[RndTbl] Revision control

Sean Walberg sean at ertw.com
Wed Nov 2 14:43:18 CDT 2011

On Wed, Nov 2, 2011 at 2:23 PM, Trevor Cordes <trevor at tecnopolis.ca> wrote:

> Here's the copies I currently have that I'd like to git-itize:
> 1. Raw dev copy on my box
> 2. Testing copy on production server
> 3. Live copy on production server
> 4. 2nd dev copy on some other guy's server
> 5. git "master" copy somewhere on production server

You'll want to set up what's called a "bare repo" somewhere. A bare repo is
basically the contents of the .git directory with none of the working
files. git init --bare does it, or you can set up a git server.
Gitosis-lite is easy to use and only takes a bit of time to set up. Or pay
a few bucks and use github.com or another service. This is what you will
think of as your master copy. No one ever touches it directly.

Everyone will clone the repository locally with something like

git clone git at git.yourdomain.com:yourapp.git

This will create a local copy of the repo with a remote called "origin".
Everyone works locally, commits, then pushes stuff to origin.

(make local changes)
git add .
git commit -m "fixed bug #71"   # now it's committed to my local repo
git push origin master # now it's committed to the master

other guys can
git pull origin master # now I have your changes

Git doesn't have "different copies". Everyone has the same thing, and you
use branches to figure out what your working copy looks like.

For your different users, you have to decide which branches mean what. I
follow the continuous deployment model which means that master is always in
a "ready to push" state. I usually create "topic branches" to do work and
merge them back in to master when I'm happy. Usually these topic branches
stay local, but if I want to share changes with other developers I can push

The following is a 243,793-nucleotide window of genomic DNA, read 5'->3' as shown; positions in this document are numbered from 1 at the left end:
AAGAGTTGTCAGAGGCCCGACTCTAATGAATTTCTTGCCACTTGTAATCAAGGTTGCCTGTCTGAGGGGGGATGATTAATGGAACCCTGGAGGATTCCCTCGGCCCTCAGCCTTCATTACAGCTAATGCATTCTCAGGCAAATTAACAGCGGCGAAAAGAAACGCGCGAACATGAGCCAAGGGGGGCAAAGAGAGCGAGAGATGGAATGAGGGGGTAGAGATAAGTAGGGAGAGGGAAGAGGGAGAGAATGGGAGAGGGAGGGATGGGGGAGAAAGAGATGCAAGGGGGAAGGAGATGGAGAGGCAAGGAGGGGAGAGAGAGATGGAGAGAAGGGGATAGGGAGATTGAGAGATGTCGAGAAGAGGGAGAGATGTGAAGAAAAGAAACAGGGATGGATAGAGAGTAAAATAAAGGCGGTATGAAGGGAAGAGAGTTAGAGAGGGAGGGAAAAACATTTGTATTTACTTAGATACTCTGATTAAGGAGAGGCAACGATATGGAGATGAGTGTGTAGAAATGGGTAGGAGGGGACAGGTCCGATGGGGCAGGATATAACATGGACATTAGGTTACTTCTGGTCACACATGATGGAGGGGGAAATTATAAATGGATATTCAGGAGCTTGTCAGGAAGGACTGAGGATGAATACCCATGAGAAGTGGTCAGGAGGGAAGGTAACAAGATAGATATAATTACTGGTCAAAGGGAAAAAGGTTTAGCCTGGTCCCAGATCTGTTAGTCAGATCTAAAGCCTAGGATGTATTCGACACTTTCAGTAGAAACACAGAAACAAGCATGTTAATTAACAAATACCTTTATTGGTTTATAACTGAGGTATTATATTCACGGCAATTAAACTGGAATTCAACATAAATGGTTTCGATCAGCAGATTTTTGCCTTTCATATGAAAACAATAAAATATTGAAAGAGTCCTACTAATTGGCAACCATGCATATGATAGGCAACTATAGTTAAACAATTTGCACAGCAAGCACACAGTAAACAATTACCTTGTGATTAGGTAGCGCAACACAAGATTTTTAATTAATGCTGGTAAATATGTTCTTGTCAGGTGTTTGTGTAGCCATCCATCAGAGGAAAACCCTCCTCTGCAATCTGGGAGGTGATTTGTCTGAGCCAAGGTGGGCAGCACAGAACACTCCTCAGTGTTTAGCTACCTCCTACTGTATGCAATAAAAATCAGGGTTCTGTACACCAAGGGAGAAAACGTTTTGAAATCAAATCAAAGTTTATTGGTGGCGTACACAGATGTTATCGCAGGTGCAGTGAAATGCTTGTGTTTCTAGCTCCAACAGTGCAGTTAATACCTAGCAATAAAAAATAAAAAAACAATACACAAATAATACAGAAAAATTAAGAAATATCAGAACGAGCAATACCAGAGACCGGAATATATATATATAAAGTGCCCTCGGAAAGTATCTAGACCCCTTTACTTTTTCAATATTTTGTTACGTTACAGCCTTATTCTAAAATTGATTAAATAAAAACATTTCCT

the branch itself (which is just a pointer) to the origin server and the
other devs can see what I've got.

So if I'm a developer, my procedure would be

git pull origin master # update to the latest code
git branch myfeature # change to a new feature
(implement myfeature)
git add .
git commit -m "implemented myfeature"
git checkout master # get back on to master, my changes disappear
git merge myfeature # merge the changes from myfeature onto master
git push origin master # on to the server

(it seems verbose, yes)

So for your staging and production servers, you would update master from
origin as needed (first staging, verify, then prod) in two separate clones
of the repo.

None of this requires post-commit hooks. People only log in as git to
update their local repos, never interactively.

(feel free to talk to me off list if you need more details)


I'd love some help with confirming this structure will work with git
> and maybe some tips on actual git commands to get it going.  The 2
> developers have full shell access on the production server.  I've setup
> a "git" user on it too, which both users can access if required.
> From what I've learned, the testing and live copies can be done with a
> special push or pull or clone, maybe with post-hooks.  I don't think
> those will be a big problem.
> The main stumbling block is where/what/how I make the "git master
> copy" (#5) and how I'm supposed to integrate that with the #1 & #4 dev
> copies.
> Thanks!!
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> Roundtable at muug.mb.ca
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Sean Walberg <sean at ertw.com>    http://ertw.com/
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